Just what exactly do religious extremists in the Christian community want to do with the U.S. government? What would fundamentalists do to the Bill of Rights, if given the chance? How would America function under the rule of theocratic extremists?
These questions and others are examined in this book by a whole host of different authors. Kimberly Blaker contributes the most, and she is joined by other concerned authors, like John Suarez, Herb Silverman, Edward Buckner, and others. Each one of the authors contributes to their specific area of expertise, touching on such hot issues as racism, education, homophobia, church/state relations, and government in general.
Some of the quotes from prominent Christian fundamentalists, like Pat Robertson, Gary Bauer, and others, will alarm some readers so don't be surprised if you come away from this book with a feeling of shock and concern. Fundamentalist leaders are very well organized and they have a mission to convert the United States into a theocracy and eliminate the separation of church and state. They have already achieved success with the Republican Party, which has adopted many Fundamentalist doctrines into its platform.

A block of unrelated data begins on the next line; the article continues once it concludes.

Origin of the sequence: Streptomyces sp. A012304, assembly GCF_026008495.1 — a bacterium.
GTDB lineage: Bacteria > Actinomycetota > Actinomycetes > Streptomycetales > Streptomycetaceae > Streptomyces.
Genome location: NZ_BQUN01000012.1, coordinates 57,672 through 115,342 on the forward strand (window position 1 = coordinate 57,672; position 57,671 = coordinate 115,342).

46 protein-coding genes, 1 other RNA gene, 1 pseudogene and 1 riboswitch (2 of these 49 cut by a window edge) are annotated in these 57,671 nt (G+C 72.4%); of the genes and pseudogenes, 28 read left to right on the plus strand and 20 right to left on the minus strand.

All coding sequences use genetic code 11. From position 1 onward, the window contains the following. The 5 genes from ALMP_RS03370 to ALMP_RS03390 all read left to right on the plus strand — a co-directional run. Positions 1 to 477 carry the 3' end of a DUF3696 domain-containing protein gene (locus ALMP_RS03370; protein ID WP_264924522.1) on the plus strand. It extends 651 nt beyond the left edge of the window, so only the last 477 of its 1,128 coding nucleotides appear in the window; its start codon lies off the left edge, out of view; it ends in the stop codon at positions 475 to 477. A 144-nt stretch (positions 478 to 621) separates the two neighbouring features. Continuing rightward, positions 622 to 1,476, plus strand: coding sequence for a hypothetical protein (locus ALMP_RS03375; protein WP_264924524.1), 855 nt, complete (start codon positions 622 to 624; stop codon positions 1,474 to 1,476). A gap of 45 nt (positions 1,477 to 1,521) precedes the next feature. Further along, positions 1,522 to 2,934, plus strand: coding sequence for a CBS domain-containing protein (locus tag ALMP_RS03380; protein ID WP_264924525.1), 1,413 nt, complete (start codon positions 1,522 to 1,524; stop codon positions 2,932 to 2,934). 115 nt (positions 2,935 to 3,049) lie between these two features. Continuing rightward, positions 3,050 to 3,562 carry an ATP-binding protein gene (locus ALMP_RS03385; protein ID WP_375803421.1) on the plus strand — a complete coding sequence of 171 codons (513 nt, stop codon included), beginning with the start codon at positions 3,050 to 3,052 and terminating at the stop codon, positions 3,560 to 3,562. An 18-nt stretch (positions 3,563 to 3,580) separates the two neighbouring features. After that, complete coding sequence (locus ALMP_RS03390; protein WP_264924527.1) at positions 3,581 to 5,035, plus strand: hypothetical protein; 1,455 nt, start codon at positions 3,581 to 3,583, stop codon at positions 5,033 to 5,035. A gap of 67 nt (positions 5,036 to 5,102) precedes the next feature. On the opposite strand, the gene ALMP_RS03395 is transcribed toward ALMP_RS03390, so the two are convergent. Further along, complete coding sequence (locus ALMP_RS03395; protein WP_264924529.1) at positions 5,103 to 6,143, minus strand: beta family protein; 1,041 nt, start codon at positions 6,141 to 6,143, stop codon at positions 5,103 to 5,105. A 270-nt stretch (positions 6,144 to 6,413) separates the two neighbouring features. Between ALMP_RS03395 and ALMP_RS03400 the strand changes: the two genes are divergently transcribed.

Before anyone gets too scared, though, it should be noted that the vast majority of Christians do not share these radical views. These extremist positions are held by a very small fraction of Christian adherents and while they come across as very anti- American in nature, they are still not as frightening as they seem. The reason is because most Americans believe in the Constitution and would never accept or allow these types of changes to take place. Like the authors point out, this won't stop the fundamentalists from trying to force their agenda on the nation, but there is only so far they can go with the present system of checks and balances.
I enjoyed most of this book, but I didn't like the writing style or the contents of chapter 3 (covering education), written by Bobbie Kirkhart. Not only is the writing itself inferior to Kimberly Blaker and the others, it also presents some very weak arguments in defense of the public schools. I can agree that an educational system run exclusively by religious organizations with no room for other choices or opinions would be a bad thing. But I cannot go along with some of Kirkhart's assertions, like her claim that private schools are not really any better than public ones. I think she goes way too far in her unyielding support of public education.
This is an interesting book that explains the extremist views of radical Christian forces in America and how they would like to eliminate most of the freedoms and civil rights that we all take for granted. Their ideas are too outrageous to ever become reality. But they need to be paid attention to and monitored nonetheless, to make sure that they do not succeed any further than they already have in implementing their anti- American agenda.